Four hours available does not equate 4 hours of work. Use the pomodoro method and record word counts. Do not write for a solid 50 minutes. Write 25 minutes, break for 5, then write 20 – 25 minutes. After 4 bursts, take a longer break of 15 minutes. We all write better when we fell well-rested. Breaks are to reduce mental and physical tiredness. Davies noticed that he starts to slow down by 40 minutes in and his wrists are aching. We lose speed without noticing. Do not push yourself harder. Use the pomodoro method to become more efficient. In a 15 minute session you can get one page written.
8. Consider your normal schedule
Davies finds the weekends more unpredictable. His wife often works weekends so he does not have much time on weekends for writing. If his wife is not working, at best, he is able to block two hours on Saturday morning and three hours in the afternoon. 6-8 hours of writing each free day using the Pomodoro method. During the month that he kept the log, Davies also exercised three times a week, helped a friend move house, spent father’s day with the family, received visiting friends, and visited his brother in another county. His method of 15-25 minute sprints can be incorporated into your life.
“If you have no kids, no sick relative to care for, no big responsibilities (whatever they may be), and you do not work seven days a week, you honestly have no excuses.”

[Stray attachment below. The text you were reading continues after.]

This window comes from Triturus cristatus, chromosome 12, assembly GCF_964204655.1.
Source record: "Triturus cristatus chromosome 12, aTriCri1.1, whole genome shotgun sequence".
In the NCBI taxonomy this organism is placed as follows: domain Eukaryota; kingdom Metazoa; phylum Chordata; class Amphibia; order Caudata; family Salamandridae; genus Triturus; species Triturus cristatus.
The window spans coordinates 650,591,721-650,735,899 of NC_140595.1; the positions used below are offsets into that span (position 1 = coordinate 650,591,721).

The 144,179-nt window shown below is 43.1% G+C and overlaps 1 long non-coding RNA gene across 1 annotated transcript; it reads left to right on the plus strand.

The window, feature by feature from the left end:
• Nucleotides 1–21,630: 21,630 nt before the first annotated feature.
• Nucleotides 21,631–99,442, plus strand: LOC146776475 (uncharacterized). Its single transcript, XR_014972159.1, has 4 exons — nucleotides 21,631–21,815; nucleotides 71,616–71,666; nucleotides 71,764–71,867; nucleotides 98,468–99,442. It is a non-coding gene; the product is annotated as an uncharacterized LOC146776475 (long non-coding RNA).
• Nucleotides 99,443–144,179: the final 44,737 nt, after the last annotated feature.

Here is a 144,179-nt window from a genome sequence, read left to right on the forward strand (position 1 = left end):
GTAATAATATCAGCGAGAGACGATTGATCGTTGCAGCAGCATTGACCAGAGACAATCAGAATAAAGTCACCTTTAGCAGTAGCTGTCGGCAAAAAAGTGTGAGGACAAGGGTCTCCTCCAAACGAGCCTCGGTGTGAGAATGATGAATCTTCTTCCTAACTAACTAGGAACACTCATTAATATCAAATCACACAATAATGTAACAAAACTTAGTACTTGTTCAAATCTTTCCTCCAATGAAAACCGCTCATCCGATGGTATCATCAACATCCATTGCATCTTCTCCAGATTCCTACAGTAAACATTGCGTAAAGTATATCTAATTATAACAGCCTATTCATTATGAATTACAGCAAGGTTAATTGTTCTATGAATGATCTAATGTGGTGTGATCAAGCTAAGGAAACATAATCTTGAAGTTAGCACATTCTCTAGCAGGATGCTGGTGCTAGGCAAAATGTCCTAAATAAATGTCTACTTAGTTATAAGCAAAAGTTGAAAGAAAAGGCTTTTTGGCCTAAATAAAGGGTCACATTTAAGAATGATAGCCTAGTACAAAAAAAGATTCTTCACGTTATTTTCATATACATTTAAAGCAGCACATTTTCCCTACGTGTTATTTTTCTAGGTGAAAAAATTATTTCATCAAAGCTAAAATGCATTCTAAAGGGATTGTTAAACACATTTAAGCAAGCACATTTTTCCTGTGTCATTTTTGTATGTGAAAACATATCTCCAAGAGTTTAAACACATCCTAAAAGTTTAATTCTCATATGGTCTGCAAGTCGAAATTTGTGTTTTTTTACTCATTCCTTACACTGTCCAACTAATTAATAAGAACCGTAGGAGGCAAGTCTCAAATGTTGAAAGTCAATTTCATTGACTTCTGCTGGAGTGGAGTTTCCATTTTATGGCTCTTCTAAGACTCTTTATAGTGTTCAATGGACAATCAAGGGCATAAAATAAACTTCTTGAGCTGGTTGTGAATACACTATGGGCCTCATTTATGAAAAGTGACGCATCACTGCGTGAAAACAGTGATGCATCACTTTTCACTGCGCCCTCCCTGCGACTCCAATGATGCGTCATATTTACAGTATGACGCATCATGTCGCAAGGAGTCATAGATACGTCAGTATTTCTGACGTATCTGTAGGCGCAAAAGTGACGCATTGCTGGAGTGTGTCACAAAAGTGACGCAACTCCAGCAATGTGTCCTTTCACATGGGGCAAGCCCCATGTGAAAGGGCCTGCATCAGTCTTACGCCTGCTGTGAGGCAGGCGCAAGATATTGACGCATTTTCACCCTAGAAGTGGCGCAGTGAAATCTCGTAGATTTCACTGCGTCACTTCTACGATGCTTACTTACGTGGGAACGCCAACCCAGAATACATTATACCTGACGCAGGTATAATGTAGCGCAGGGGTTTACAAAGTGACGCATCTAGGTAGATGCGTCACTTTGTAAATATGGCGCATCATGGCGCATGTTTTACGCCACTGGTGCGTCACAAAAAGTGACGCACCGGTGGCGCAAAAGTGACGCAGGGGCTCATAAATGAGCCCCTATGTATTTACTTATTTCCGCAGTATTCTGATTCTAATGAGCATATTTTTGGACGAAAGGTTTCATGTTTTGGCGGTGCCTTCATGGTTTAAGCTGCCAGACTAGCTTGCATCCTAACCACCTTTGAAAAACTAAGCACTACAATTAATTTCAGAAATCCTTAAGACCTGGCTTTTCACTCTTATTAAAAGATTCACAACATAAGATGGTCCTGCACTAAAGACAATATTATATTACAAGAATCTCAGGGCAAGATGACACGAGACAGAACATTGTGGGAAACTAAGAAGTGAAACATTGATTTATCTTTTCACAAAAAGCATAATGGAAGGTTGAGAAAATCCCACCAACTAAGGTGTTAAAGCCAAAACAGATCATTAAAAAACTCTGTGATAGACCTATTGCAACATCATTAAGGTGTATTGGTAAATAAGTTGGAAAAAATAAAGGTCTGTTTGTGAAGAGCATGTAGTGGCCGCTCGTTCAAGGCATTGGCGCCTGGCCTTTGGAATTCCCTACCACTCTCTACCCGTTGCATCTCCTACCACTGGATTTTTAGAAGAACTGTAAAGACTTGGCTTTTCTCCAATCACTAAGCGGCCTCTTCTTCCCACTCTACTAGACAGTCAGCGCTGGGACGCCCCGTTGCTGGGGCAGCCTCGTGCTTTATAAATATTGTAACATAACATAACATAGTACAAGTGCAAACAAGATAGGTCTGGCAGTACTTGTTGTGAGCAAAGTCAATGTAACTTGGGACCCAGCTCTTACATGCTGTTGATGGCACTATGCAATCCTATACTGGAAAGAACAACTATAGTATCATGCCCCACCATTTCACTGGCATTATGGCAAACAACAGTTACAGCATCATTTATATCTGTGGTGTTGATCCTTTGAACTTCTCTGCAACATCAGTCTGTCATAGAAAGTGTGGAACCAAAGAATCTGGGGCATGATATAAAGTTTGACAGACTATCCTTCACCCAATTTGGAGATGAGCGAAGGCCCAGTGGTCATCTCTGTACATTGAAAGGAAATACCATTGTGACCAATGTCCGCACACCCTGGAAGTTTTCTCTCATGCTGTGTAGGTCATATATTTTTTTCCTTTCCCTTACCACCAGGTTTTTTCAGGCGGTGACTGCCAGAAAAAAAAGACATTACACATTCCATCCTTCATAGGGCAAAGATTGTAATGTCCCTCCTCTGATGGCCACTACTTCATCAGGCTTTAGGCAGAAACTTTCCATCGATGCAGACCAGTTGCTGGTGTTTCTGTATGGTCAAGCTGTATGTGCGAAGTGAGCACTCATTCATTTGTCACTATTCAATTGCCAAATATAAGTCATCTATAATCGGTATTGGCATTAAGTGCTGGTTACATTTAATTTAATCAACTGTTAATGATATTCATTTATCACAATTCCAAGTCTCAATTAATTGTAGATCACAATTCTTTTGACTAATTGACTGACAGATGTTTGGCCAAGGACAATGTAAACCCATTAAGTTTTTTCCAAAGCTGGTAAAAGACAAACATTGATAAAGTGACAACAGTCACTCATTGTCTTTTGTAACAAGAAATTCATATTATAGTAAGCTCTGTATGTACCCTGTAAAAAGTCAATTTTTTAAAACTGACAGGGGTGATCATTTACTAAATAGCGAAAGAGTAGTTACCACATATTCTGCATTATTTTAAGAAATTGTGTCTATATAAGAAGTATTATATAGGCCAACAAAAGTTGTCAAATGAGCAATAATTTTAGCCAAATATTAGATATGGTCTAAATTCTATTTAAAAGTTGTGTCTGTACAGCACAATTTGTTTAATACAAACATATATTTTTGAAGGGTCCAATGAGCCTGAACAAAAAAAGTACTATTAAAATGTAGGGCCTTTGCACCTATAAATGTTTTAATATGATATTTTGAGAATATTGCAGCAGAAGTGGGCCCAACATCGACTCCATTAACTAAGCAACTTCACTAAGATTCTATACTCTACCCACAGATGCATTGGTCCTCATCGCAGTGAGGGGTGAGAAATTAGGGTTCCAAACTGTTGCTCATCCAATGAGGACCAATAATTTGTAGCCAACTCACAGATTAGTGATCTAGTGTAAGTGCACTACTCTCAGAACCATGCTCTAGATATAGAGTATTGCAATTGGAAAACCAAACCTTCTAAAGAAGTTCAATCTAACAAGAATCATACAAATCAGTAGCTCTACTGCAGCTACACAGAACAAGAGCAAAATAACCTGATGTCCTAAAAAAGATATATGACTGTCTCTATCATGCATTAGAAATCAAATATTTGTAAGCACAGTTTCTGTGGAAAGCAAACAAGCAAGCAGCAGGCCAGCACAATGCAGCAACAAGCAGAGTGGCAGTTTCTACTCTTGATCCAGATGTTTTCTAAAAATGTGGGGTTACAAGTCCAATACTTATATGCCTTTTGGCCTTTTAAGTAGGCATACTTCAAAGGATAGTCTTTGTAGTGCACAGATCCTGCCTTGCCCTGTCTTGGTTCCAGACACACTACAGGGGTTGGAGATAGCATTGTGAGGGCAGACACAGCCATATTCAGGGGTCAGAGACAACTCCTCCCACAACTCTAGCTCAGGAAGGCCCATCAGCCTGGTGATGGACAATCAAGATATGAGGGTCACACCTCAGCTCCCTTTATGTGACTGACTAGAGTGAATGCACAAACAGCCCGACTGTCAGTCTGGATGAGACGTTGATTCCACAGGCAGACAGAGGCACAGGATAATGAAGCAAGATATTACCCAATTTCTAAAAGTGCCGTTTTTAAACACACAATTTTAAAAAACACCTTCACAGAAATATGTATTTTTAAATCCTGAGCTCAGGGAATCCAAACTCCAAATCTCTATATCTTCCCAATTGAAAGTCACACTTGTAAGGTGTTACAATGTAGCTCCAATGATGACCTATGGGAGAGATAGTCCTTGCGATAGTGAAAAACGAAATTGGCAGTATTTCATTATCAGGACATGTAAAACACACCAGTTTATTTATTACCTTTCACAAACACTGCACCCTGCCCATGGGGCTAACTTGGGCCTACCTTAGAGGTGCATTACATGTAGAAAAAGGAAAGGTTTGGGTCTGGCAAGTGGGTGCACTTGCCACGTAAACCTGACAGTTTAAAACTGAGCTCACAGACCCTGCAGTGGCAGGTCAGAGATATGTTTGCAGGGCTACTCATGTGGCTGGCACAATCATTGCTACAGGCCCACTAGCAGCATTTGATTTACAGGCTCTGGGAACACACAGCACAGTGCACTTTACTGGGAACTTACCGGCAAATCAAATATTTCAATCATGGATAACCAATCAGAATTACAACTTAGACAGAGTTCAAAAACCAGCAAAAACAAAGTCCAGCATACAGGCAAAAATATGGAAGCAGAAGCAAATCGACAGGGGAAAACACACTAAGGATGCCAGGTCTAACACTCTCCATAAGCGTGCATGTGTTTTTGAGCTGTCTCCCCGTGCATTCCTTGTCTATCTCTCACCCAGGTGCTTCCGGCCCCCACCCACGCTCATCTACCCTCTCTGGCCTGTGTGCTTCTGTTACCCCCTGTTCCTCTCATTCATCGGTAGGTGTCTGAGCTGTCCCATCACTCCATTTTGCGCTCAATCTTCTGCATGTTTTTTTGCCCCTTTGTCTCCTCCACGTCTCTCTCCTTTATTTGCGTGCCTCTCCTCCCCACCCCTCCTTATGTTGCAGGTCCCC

9. A common myth that Davies debunk
That it takes a year to write a book. Davies contends that the traditional publishing route says this but that you can find anomalies even in traditional publishing – e.g. James Patterson. That you can write a novel in a month. Actually a month and a week. He spent one week on plotting before writing. And the outline had about 6,000 words for JuNoWriMo and (15K in outlining and plotting in November 2015) before he even started. And he refers to people who have written 50,000 word novels in 24 hours such as Matt Morris.
10. His method: Look, plan, commit
Davies method can be boiled down to three words: Look, Plan, Commit (Write).
- Look for opportunities to write.
- Plan for those opportunities.
- Commit(Write) to those opportunities.
By following this method, you can boost your writing word count.